Reasoning and Institutions: Do Markets Facilitate Logical Reasoning in the Wason Selection Task?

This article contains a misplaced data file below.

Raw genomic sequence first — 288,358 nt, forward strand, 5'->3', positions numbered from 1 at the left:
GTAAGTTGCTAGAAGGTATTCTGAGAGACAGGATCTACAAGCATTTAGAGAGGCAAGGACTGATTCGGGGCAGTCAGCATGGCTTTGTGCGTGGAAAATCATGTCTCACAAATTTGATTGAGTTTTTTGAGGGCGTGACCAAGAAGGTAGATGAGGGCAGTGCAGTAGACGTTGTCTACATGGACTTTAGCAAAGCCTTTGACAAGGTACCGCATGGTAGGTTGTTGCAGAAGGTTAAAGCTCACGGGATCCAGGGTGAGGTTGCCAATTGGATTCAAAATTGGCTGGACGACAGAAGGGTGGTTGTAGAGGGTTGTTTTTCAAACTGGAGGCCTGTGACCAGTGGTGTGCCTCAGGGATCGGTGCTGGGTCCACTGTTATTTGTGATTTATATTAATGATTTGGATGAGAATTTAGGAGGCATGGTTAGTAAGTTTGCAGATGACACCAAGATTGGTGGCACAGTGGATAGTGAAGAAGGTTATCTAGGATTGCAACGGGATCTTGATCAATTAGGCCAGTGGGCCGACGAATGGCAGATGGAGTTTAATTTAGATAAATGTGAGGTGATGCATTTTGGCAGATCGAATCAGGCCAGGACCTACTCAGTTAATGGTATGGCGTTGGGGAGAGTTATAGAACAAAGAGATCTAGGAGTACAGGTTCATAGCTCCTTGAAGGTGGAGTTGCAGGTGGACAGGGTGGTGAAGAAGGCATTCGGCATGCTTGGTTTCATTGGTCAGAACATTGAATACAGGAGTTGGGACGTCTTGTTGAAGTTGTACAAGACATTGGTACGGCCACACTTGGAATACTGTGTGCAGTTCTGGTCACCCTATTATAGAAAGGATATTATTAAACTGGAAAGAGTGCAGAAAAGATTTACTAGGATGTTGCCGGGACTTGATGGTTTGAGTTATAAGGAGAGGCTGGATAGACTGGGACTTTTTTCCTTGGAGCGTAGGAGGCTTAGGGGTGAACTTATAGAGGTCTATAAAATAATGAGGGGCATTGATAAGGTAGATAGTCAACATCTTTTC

A vast literature shows that individuals frequently fail to identify the normative solutions in logical reasoning tasks. Much attention has been devoted to the study of these deviations at the individual level; less eVort was exerted to investigate whether institutional settings might facilitate and improve reasoning. In this paper we address this question by embedding theWason selection task in a competitive market: each of the four cards of the task was traded over multiple periods in anonymous continuous double auctions, and with real financial incentives. The results of two experiments involving 28 markets, with eight subjects each, indicate that errors in logical reasoning persist, and are present in a wide variety of trading variables, such as prices, volume and liquidity. The market’s behavior reflects the normatively correct outcome only when a substantial number of traders know the correct solution.
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